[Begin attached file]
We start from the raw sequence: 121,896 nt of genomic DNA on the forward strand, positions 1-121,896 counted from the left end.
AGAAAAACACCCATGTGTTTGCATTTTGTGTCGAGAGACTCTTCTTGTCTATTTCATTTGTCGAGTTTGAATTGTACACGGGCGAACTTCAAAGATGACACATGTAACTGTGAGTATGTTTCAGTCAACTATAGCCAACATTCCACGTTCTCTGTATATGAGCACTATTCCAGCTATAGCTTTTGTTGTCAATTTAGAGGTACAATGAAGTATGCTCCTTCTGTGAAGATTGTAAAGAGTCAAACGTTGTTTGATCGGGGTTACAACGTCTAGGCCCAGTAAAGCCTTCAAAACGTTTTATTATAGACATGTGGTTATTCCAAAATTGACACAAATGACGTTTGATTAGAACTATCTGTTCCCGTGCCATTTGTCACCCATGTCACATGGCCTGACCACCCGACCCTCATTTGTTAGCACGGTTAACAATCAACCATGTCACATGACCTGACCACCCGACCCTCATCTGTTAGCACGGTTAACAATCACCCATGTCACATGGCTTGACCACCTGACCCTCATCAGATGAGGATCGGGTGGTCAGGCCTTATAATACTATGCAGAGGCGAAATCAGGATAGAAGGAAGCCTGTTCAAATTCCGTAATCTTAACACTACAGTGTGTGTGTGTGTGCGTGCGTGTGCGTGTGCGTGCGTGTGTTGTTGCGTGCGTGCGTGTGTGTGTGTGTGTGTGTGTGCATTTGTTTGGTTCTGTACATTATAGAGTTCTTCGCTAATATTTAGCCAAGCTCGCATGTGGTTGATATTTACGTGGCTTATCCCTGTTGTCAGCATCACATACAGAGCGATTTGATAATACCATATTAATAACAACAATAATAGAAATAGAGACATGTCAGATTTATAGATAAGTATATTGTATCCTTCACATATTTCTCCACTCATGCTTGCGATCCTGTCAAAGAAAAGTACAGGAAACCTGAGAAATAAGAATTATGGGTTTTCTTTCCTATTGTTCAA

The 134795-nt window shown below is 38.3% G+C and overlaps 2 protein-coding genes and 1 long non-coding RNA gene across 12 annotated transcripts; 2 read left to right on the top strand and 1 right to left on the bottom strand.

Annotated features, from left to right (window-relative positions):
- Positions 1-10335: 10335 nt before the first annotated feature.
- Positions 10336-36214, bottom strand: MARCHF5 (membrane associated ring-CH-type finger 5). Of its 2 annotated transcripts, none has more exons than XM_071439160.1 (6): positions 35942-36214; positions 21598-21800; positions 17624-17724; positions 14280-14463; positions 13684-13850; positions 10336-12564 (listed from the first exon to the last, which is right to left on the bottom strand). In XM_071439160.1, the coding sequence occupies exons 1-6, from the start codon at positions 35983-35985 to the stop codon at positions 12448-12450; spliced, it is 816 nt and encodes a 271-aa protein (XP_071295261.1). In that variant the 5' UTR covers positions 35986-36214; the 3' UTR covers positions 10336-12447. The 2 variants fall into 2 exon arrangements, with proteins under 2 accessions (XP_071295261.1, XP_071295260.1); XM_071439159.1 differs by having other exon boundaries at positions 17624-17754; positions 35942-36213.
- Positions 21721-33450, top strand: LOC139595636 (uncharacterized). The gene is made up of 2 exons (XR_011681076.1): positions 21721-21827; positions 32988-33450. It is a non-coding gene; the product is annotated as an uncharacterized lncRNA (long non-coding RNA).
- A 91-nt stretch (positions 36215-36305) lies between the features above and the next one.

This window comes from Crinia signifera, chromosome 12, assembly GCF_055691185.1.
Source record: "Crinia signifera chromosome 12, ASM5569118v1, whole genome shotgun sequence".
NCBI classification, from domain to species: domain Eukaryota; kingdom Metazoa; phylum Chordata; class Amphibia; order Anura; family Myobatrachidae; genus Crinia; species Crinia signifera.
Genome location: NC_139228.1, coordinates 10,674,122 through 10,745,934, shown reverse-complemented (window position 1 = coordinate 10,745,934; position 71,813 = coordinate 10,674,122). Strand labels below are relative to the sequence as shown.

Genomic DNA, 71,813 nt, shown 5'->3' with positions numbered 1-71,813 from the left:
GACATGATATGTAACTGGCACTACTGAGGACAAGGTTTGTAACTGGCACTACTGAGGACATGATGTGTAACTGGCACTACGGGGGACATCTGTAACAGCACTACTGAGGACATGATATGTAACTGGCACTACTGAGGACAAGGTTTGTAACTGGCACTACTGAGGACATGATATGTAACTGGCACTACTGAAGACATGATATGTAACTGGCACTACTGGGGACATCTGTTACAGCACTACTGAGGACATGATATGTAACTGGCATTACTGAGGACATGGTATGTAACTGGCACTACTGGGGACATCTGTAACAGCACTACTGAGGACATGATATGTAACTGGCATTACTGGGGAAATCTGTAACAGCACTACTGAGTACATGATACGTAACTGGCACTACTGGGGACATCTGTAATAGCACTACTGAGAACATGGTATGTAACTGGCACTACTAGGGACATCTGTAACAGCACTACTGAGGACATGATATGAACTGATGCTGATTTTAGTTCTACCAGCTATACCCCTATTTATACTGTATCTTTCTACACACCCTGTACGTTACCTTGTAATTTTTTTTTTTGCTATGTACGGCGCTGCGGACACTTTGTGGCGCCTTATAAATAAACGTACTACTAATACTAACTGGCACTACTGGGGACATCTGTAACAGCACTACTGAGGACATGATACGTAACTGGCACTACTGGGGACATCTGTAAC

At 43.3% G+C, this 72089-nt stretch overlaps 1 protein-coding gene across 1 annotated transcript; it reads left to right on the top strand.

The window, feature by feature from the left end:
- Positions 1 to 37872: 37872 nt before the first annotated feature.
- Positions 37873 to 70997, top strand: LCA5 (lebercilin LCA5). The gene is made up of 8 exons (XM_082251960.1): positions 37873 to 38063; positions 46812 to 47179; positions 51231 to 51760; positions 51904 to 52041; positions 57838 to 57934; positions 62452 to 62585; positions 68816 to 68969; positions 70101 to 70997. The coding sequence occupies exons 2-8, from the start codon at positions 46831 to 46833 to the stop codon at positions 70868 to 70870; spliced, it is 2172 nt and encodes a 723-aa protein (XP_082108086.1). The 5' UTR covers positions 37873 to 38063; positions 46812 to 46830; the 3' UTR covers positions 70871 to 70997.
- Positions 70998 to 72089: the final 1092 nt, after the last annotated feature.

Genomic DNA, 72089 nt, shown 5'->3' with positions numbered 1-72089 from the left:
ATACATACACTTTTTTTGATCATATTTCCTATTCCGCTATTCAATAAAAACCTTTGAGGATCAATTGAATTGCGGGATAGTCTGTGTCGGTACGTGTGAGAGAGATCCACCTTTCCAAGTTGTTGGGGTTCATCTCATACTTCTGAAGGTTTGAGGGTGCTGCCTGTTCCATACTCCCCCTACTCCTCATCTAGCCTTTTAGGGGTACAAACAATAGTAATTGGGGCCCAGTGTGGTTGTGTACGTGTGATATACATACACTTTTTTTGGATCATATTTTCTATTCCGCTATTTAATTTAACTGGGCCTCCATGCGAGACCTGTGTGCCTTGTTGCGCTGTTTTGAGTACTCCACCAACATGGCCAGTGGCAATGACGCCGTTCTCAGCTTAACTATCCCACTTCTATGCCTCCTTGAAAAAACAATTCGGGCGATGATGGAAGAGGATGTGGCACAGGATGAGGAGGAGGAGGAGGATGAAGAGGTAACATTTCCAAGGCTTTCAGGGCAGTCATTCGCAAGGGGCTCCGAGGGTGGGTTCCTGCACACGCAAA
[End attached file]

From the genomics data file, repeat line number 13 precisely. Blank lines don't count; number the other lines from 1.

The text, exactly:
Genomic DNA, 71,813 nt, shown 5'->3' with positions numbered 1-71,813 from the left: